*My beliefs* about past cultures is separate from an analysis of past cultures.
If I say, “Hitler believed [x]” this does not entail I agree with Hitler.
Is a “Good German” citizen one that follows the laws or one who fought against them?
Are citizens that were unaware of death camps responsible for death camps?
I don’t hold the average German in WW2 responsible for death camps. The authorities who knew? Yes. Those that didn’t No.
Hitler had access to information to the contrary. He made a choice.
Americans in politics who advocated for slavery knew there was a contrary opinion available because they fought against others with contrary opinions. They made a choice.
Most aspects of Sharia law are generally equivalent to English Common Law. Those aspects of Sharia law are fine. Their lending practices, I’d say are SUPERIOR to English Common Law and its derivatives.
But in those areas which are know human rights abuses? They are criminally responsible for in an international tribuneral. Or should be.
I keep trying to come up with a “World History” that’s least-biased but it’s really hard. Learning about competing perspectives, including Naveed’s in the mix is a part of it.
Someday I hope a team comes up with an acceptable-to-all account of world history. Still waiting.
Each culture, subculture and political group seems to have its own ideology that it wishes to impress upon the world stage as Authoritative. There’s activism in most accounts mixed together, coloring the narrative.
Perhaps the best we can do is learn about what’s behind each narrative, learning what’s good about them and where the failings are. Put them together.
When people ask, and far too many people do these past few years, I just say “I’m agnostic”. It leaves everybody partially dissatisfied, which is good enough for me.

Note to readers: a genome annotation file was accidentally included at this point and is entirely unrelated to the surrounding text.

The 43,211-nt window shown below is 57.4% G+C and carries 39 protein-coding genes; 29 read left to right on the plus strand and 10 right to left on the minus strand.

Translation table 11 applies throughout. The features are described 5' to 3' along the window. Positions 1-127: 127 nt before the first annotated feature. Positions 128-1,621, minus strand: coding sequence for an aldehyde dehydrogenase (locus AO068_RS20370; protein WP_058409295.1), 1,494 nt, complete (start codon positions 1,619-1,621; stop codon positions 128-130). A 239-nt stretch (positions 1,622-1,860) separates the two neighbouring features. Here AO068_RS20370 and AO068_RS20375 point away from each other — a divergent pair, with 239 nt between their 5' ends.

There’s religion all around with variations of gods and demigods, authorities, saints, sinners and sins. All maps perfectly well, whether in established religions or atheism or most ideologies. Hard to avoid but knowing one’s own biases helps.
There’s definitely a “something more”. I refer to it as ‘the gap”. Always one more number to Pi. Within the nothing of theoretical physics, there’s forces. Find me a spot in spacetime where something’s not animated and I’ll [do something stupid in response].
This amazes me and has my awe and respect. It’s a continual source of “woah” and I look for that ‘something’ that each person believes in that gives them their “woah”.
Logicians often have Logic at the baseline of the Universe. For them, the Universe is built on the axioms and proofs they hold dear.
Religious people have various names for either the laws or the forces or the persons (or Person) along with personalities of each.
Some people have themselves at the center of their religion. Some have the community. So many variations on a theme.